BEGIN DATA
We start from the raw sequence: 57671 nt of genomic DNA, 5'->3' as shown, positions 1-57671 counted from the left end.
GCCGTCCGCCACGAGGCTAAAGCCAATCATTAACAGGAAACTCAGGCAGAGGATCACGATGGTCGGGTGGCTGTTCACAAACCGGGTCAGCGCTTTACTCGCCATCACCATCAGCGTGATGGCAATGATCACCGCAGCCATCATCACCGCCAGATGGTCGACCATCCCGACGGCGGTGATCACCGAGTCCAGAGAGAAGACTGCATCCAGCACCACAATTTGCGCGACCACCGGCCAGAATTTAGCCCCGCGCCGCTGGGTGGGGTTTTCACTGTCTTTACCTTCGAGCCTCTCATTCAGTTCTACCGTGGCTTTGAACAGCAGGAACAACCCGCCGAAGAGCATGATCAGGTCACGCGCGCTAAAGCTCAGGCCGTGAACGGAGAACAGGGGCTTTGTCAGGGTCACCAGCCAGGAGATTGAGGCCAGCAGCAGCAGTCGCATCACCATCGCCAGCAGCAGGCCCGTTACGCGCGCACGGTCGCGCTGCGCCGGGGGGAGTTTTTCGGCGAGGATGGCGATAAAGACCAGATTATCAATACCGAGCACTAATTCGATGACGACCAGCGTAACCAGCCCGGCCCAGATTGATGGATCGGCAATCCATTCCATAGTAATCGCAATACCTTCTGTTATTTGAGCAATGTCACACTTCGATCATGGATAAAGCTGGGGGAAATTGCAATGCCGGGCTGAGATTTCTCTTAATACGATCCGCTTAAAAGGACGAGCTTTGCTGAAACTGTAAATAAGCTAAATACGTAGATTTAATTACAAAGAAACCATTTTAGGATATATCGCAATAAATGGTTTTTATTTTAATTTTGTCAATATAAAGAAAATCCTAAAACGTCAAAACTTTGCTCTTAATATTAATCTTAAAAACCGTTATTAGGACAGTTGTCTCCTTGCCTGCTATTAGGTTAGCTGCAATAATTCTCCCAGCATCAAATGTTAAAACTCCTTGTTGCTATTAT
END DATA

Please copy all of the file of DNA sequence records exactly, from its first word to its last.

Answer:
We start from the raw sequence: 57671 nt of genomic DNA, 5'->3' as shown, positions 1-57671 counted from the left end.
GCCGTCCGCCACGAGGCTAAAGCCAATCATTAACAGGAAACTCAGGCAGAGGATCACGATGGTCGGGTGGCTGTTCACAAACCGGGTCAGCGCTTTACTCGCCATCACCATCAGCGTGATGGCAATGATCACCGCAGCCATCATCACCGCCAGATGGTCGACCATCCCGACGGCGGTGATCACCGAGTCCAGAGAGAAGACTGCATCCAGCACCACAATTTGCGCGACCACCGGCCAGAATTTAGCCCCGCGCCGCTGGGTGGGGTTTTCACTGTCTTTACCTTCGAGCCTCTCATTCAGTTCTACCGTGGCTTTGAACAGCAGGAACAACCCGCCGAAGAGCATGATCAGGTCACGCGCGCTAAAGCTCAGGCCGTGAACGGAGAACAGGGGCTTTGTCAGGGTCACCAGCCAGGAGATTGAGGCCAGCAGCAGCAGTCGCATCACCATCGCCAGCAGCAGGCCCGTTACGCGCGCACGGTCGCGCTGCGCCGGGGGGAGTTTTTCGGCGAGGATGGCGATAAAGACCAGATTATCAATACCGAGCACTAATTCGATGACGACCAGCGTAACCAGCCCGGCCCAGATTGATGGATCGGCAATCCATTCCATAGTAATCGCAATACCTTCTGTTATTTGAGCAATGTCACACTTCGATCATGGATAAAGCTGGGGGAAATTGCAATGCCGGGCTGAGATTTCTCTTAATACGATCCGCTTAAAAGGACGAGCTTTGCTGAAACTGTAAATAAGCTAAATACGTAGATTTAATTACAAAGAAACCATTTTAGGATATATCGCAATAAATGGTTTTTATTTTAATTTTGTCAATATAAAGAAAATCCTAAAACGTCAAAACTTTGCTCTTAATATTAATCTTAAAAACCGTTATTAGGACAGTTGTCTCCTTGCCTGCTATTAGGTTAGCTGCAATAATTCTCCCAGCATCAAATGTTAAAACTCCTTGTTGCTATTAT